Cosmic connection no doubt. I got a Motorhead Inferno shirt the other week and I love it! We ripped off the classic Motorhead design with our Uprising album artwork a few years ago and it's a top seller for us as a T-shirt. We gonna call our next album "Bomber" or "Iron Fist".
MSJ: "Inferno" seems to be a bit more rock and roll than the previous record "Morning Star", which had a bit more of the death metal feel. Do you agree?
Inferno feels like a darker album to me. To Ride Shoot Straight and Speak the Truth to me is the rock and roll album. Morning Star is our attempt at making a straight metal album (we'd been on tour with Slayer, which explains the less than usually hidden homages to the Masters) without confusing the listener too much. Uprising, the album before Morning Star was really raw and punky and we wanted to have a cleaner sound on Morning Star. It's more produced. Inferno to me is a mix of everything we've done. You have the metal, the punk and groove songs with an added touch of massive gloomy doomy darkness. On Inferno we tuned back down to C again, like on the first four albums, which together with the live approach also explains why it's a darker and not as clean sounding album.
MSJ: Looking at lyrics, "Flexing Muscles" is directed at the muscle-bound egomaniac jock, a character most musicians know and despise. What was the inspiration for this song and does it have anything to do with Arnold Schwarzenegger?
It's one of the last songs to get lyrics on the album. Don't really know if Uffe had The Governator in mind when he wrote it but probably someone who looks like him. Arnie rules (California) btw! If think it deals with the fascination of pumping yourself full of steroids and jerking off to your own mirror image.
MSJ: The lyrics to "That's When I Became a Satanist" are pretty interesting. Is this really the way most of the guys in the band feel? Or is it just pure satire?
Uffe again describing the moment when he (I think) realized that you have to look out for yourself on this planet. We call it Satanism, some call it humanism, some call it stupid. Guess it's a mix like everything else, and we love it, plus it makes great song titles.
MSJ: There are a lot of bands now trying to recreate the classic Entombed sound from the early days. Bloodbath and Chaosbreed are just a couple. What do you think of this trend? And do you ever have the desire to return to the pure ripping death of "Left Hand Path"?
I think it's great, but we leave it to those bands. We're still on the path, but further down. I love the energy on the first two albums and that's something that I'd love to capture again and again and again. At the same time we don't want to repeat ourselves either, so that's the struggle.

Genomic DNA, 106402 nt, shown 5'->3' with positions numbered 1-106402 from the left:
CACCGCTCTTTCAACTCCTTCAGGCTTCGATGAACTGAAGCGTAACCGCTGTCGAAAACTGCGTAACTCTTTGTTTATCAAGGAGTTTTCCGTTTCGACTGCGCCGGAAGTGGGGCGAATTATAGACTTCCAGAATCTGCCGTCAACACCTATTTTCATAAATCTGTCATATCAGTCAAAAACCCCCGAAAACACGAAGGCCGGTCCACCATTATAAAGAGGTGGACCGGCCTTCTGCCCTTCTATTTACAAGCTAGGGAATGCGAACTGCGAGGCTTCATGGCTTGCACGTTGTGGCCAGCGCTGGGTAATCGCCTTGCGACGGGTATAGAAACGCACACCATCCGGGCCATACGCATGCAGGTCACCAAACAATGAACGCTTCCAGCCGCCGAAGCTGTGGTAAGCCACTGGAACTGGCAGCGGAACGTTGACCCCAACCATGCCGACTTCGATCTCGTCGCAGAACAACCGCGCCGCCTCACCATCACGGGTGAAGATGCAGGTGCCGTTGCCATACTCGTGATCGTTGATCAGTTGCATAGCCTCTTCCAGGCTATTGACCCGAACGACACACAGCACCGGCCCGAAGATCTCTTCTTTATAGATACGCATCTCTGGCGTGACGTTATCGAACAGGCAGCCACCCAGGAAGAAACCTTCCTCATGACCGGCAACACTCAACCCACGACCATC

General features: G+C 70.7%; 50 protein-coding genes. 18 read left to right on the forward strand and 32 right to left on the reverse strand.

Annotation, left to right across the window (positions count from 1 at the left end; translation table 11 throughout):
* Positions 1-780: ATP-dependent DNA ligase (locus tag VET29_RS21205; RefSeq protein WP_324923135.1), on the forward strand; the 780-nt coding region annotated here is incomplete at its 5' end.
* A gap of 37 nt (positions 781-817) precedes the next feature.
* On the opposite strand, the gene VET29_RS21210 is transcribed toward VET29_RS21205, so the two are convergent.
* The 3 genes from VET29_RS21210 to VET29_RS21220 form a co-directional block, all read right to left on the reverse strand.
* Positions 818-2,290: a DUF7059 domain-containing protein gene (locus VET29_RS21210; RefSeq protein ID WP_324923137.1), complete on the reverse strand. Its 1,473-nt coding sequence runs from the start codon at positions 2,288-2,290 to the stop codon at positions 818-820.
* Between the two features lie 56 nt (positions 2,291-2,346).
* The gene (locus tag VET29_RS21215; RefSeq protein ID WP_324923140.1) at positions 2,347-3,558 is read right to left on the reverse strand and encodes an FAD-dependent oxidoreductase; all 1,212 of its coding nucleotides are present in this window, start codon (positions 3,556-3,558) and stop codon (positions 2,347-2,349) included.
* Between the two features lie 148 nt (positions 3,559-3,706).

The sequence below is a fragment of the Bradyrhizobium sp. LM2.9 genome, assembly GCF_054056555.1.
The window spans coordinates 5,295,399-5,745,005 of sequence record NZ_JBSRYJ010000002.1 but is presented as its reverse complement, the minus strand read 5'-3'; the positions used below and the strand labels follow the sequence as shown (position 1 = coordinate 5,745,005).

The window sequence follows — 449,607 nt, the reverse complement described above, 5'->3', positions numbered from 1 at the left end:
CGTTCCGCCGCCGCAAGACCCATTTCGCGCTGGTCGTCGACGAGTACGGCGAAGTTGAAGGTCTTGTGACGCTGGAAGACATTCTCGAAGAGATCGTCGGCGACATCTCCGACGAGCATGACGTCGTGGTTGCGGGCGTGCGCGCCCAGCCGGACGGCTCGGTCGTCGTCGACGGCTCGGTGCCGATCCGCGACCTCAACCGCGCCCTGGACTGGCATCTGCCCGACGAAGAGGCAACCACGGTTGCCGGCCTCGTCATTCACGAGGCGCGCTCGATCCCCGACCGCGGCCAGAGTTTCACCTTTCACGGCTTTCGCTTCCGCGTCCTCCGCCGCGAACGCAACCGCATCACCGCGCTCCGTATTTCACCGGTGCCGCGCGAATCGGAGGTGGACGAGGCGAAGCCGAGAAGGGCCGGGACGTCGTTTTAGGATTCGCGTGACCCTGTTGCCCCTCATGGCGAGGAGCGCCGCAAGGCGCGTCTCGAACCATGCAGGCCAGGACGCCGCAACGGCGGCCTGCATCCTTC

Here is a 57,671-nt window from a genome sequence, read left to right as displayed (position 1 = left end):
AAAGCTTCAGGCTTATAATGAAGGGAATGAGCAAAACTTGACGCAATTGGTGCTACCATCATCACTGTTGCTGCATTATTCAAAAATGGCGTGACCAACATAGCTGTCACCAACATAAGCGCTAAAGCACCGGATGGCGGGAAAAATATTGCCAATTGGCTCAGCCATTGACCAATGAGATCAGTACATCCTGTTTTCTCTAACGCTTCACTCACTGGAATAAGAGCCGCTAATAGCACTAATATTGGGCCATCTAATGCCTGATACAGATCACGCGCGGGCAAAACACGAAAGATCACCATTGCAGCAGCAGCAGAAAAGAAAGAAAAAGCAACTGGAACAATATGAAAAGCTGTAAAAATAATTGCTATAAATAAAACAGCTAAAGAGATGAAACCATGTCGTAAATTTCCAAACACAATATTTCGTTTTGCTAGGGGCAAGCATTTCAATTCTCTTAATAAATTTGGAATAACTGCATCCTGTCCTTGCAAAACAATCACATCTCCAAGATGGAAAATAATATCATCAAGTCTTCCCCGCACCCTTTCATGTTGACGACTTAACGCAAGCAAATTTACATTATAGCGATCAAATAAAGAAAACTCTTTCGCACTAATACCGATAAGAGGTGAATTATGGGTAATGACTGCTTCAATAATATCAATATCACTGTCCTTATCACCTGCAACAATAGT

MSJ: Do you have any side projects outside of Entombed that keep you busy?
No time for side projects yet. Have a hard time treating anything like "side". The Threeman label, my own Muse Entity label, and doing videos and artwork takes up pretty much every waking hour of my time, and I don't sleep much.
MSJ: What can we expect from Entombed's next record?
Something in-between Morning Star and Inferno production wise, I think, and the songs will be crazy good!
MSJ: Any touring plans for the states?
It looked like we were gonna join Arch Enemy and two other Swedish bands for a few weeks in September/October but unfortunately that now looks like it's not gonna happen. But we hope something will come our way soon. We toured with King Diamond last October, but before that, it was 1998 so we definitely want to come back.
MSJ: What was the last CD you bought just for your own enjoyment?
Bought the new Lenny Kravitz in Norway last week, but I didn't enjoy it much. The store didn't have much, and I had to buy something. I'm hooked on buying albums and get the shakes if I don't get the plastic fix. I buy a lot of records all styles - metal, rap, country, hardcore - anything I find remotely interesting way or the other. I'm looking forward to the new Morbid Angel now that Vincent is back supposedly.
MSJ: What was the last gig you went to just for your own enjoyment?
Metallica and Slipknot in Gothenburg, Sweden this summer.
MSJ: Do you have any good "Spinal Tap" stories from Entombed's past you'd like to share with us?
Every day on tour is a Spinal Tap story in itself. That movie is a little too close to reality. There is not a lie or exaggeration in sight. On tour you're bound to live through every scene in Spinal Tap. We've never had a drummer explode, literally, but when we toured with Hatebreed in 1998 they showed up every other gig with a new drummer. Having busses fall to pieces while you drive down autobahn in Germany is pretty Spinal Tap. On a tour we did with Napalm Death in 1994 we changed busses something like eight times because they just fell apart and on one occasion was driven into a low bridge by a driver with very thick (but not thick enough) glasses. On the last tour we did in America the bus broke down even before picking us up and when it showed up it turned out to be an airport shuttle van with no shocks and a TV that fell off the wall and hit Jörgen (bass) in the head so hard that the screen cracked. We can't wait to tap back into America.
MSJ: Alex, thanks a lot for answering the questions and we hope to see you soon in the U.S.!
Thank you. We can't wait go back. It's my favorite place to tour!